"To the Virgins, to Make Much of Time" is a 1648 poem by the English Cavalier poet Robert Herrick. The poem is in the genre of carpe diem , Latin for "seize the day".
Gather ye Rose-buds while ye may,
Old Time is still a-flying:
And this same flower that smiles to day,
To morrow will be dying.
The glorious Lamp of Heaven, the Sun,
The higher he's a getting;
The sooner will his Race be run,
And neerer he's to Setting.
That Age is best, which is the first,
When Youth and Blood are warmer;
But being spent, the worse, and worst
Times, still succeed the former.
Then be not coy, but use your time;
And while ye may, go marry:
For having lost but once your prime,
You may forever tarry.
First published as number 208 in the verse collection Hesperides (1648), the poem extols the notion of carpe diem, a philosophy that recognizes the brevity of life and the need to live for and in the moment. The phrase originates in Horace's Ode 1.11.
Andrew Marvell was an English metaphysical poet, satirist and politician who sat in the House of Commons at various times between 1659 and 1678. During the Commonwealth period he was a colleague and friend of John Milton. His poems range from the love-song "To His Coy Mistress", to evocations of an aristocratic country house and garden in "Upon Appleton House" and "The Garden", the political address "An Horatian Ode upon Cromwell's Return from Ireland", and the later personal and political satires "Flecknoe" and "The Character of Holland".
In Greek mythology, the Hesperides are the nymphs of evening and golden light of sunsets, who were the "Daughters of the Evening" or "Nymphs of the West". They were also called the Atlantides from their reputed father, Atlas.
Robert Herrick was a 17th-century English lyric poet and Anglican cleric. He is best known for Hesperides, a book of poems. This includes the carpe diem poem "To the Virgins, to Make Much of Time", with the first line "Gather ye rosebuds while ye may".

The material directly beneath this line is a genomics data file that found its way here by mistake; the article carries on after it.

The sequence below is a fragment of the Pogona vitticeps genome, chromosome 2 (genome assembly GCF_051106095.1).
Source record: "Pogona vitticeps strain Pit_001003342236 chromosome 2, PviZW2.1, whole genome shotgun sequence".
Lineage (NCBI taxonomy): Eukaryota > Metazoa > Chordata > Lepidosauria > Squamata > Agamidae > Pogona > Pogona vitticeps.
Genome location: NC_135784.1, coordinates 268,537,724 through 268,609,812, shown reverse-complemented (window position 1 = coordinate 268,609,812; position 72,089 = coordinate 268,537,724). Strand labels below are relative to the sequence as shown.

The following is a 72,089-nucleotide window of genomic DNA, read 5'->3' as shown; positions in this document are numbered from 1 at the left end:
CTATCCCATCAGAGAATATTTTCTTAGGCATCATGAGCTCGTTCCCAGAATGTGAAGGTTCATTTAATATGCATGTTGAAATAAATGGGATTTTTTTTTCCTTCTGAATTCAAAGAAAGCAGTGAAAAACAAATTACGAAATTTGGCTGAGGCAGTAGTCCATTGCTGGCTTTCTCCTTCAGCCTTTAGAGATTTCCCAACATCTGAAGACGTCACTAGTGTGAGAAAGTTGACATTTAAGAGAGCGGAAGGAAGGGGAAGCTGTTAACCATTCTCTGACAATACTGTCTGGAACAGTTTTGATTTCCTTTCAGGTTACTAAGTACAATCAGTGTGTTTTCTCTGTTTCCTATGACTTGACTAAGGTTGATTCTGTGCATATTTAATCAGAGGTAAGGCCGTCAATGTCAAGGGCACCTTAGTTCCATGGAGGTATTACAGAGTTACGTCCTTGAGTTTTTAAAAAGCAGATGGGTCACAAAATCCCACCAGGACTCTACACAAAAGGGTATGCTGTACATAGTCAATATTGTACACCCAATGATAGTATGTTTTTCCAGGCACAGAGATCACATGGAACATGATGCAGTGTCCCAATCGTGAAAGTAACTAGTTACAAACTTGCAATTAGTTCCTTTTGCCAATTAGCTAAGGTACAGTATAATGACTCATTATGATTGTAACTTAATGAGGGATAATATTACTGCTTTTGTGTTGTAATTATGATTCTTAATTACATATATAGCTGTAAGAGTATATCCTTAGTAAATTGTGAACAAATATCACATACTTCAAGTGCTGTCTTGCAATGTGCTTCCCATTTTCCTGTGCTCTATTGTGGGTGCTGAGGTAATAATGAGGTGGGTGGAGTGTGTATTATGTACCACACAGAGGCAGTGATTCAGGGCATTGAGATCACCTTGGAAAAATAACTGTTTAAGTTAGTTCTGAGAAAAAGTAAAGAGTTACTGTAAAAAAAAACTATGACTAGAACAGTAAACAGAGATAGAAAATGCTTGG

"To His Coy Mistress" is a metaphysical poem written by the English author and politician Andrew Marvell (1621–1678) either during or just before the English Interregnum (1649–60). It was published posthumously in 1681.
Carpe diem is a Latin aphorism, usually translated "seize the day", taken from book 1 of the Roman poet Horace's work Odes.
A Change of Seasons is the first EP by American progressive metal band Dream Theater, first released on September 19, 1995, through East West Records. It comprises the 23-minute title track and a collection of live cover songs performed at a fan club concert on January 31, 1995, at Ronnie Scott's Jazz Club in London.
Distaff Day, also called Roc Day or Rock Day, is 7 January, the day after the feast of the Epiphany. It is also known as Saint Distaff's Day, one of the many unofficial holidays in Catholic nations.
Tempus fugit is a Latin phrase, usually translated into English as "time flies". The expression comes from line 284 of book 3 of Virgil's Georgics, where it appears as fugitinreparabiletempus: "it escapes, irretrievable time". The phrase is used in both its Latin and English forms as a proverb that "time's a-wasting".
Matthew 6:34 is “Therefore do not worry about tomorrow, for tomorrow will worry about itself. Each day has enough trouble of its own.” It is the thirty-fourth, and final, verse of the sixth chapter of the Gospel of Matthew in the New Testament and is part of the Sermon on the Mount. This verse concludes the discussion of worry about material provisions.
Gather Ye Rosebuds While Ye May is an oil painting on canvas created in 1908 by British Pre-Raphaelite artist John William Waterhouse. It was the first of two paintings inspired by the 17th century poem "To the Virgins, to Make Much of Time" by Robert Herrick which begins: